Honeysuckle bushes spread quickly and are hard to control. Unlike the beautiful, sweet-smelling honeysuckle vines, these bushes have many branches, small red fruit and smooth leaves, and can grow up to 15 feet high. You can identify them easily in the fall and winter because they keep their green leaves all year long. It's very important to keep up with getting rid of these unwanted plants before they form thickets that shade out the more desirable plants.
Things You'll Need
- Small saw or strong gardening shears
- Herbicide containing 20-percent glyphosate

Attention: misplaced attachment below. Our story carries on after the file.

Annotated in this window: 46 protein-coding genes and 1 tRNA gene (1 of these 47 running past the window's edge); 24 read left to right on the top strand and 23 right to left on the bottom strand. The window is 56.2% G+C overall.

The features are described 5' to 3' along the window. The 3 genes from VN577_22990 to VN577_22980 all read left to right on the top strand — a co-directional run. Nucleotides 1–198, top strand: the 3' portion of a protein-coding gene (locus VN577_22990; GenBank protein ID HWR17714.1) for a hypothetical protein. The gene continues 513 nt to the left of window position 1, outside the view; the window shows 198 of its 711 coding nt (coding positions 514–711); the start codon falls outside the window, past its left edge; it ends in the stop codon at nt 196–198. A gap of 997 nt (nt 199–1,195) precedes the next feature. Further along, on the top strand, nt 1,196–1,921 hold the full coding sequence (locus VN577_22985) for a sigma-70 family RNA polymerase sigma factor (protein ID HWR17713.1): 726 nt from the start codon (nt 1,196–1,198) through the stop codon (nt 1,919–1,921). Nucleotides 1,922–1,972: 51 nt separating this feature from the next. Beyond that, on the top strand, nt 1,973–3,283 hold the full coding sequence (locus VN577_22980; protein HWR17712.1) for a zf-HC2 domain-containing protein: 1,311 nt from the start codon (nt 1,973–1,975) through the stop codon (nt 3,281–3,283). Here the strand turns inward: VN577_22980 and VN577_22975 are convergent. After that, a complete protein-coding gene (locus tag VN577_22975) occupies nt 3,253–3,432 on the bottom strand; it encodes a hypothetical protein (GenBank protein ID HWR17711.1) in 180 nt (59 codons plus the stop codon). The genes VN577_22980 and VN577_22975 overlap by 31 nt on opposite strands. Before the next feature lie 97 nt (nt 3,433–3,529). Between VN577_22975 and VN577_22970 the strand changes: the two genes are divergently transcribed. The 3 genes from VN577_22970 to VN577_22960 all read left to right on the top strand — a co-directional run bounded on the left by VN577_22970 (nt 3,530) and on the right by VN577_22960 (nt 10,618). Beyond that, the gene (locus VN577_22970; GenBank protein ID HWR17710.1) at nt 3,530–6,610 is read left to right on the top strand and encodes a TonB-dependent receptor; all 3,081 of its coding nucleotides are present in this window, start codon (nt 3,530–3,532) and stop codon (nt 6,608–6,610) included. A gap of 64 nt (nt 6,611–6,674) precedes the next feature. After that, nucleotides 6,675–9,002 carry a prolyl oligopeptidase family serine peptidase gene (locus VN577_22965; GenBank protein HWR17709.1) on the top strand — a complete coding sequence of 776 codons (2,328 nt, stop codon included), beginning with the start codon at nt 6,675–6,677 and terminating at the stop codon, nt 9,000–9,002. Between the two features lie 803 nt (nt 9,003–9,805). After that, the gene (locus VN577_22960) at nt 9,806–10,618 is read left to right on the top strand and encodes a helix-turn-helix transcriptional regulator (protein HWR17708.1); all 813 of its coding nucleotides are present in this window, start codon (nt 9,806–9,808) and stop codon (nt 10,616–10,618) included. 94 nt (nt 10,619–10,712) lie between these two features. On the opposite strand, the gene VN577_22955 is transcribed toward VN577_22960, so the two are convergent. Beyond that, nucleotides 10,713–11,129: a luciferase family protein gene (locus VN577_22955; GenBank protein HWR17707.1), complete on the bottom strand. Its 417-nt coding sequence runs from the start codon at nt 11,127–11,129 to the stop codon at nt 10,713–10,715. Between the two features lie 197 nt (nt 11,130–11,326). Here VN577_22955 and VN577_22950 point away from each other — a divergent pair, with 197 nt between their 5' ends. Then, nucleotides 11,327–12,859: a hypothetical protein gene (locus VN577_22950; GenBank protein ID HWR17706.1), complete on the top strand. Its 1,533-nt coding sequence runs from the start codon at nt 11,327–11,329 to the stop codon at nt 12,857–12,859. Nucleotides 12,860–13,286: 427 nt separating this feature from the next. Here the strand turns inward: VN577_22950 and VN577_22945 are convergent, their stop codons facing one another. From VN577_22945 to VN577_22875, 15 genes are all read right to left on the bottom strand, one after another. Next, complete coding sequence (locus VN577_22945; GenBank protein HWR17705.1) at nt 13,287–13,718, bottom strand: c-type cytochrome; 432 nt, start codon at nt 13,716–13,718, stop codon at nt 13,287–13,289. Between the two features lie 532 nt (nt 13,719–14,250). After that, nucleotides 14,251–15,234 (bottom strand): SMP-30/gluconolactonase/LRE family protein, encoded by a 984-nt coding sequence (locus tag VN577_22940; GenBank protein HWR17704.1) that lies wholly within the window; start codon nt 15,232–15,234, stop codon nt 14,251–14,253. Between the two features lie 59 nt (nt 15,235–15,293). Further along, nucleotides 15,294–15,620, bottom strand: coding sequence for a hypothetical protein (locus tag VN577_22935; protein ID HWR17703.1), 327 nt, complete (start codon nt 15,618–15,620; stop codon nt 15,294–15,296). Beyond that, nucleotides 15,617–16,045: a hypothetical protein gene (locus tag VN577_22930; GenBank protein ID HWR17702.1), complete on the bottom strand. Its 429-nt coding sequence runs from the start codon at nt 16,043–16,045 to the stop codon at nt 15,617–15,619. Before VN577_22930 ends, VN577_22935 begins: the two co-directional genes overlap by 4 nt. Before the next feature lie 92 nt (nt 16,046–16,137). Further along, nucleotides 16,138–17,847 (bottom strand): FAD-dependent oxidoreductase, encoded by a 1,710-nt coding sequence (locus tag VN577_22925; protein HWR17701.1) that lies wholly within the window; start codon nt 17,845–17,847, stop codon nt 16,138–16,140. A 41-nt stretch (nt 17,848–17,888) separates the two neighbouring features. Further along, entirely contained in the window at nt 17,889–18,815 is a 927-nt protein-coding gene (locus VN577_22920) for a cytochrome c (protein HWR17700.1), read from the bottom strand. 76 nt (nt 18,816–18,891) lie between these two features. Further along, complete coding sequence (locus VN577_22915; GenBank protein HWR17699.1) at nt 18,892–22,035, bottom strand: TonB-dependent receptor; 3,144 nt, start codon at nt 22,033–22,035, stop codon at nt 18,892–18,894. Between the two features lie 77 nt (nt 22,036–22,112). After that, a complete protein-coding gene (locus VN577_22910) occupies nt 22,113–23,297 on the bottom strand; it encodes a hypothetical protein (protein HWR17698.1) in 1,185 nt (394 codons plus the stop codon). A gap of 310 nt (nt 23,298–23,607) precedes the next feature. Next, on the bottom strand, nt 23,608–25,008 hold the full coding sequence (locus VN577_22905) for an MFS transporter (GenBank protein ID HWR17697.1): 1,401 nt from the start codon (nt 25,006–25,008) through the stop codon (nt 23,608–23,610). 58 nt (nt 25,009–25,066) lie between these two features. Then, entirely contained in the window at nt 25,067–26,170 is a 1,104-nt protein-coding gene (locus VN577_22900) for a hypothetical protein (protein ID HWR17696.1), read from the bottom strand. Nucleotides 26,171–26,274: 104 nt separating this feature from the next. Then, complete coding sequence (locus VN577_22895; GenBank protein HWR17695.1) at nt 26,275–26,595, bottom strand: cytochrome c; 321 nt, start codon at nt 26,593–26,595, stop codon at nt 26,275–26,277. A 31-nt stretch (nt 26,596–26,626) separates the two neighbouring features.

Cut the trunks of the plants 3 to 4 inches above the ground using a small saw or strong gardening shears.
Spray the entire remaining trunks with the herbicide.
After the plants have died, insert the crowbar into the ground next to the trunks and uproot them. They should come out fairly easily if they are dead.
Tips & Warnings
- When spraying the plant with herbicide, be especially thorough when spraying the cut areas. The trunks will then absorb the herbicide, which will kill the roots and make it easier to remove the plants. This also prevents the plants from re-sprouting and continuing to spread before the roots die.
- If you're removing honeysuckle in a wooded area and don't mind leaving them in piles, you don't have to haul them away. The wood is soft and will decompose in about two years.
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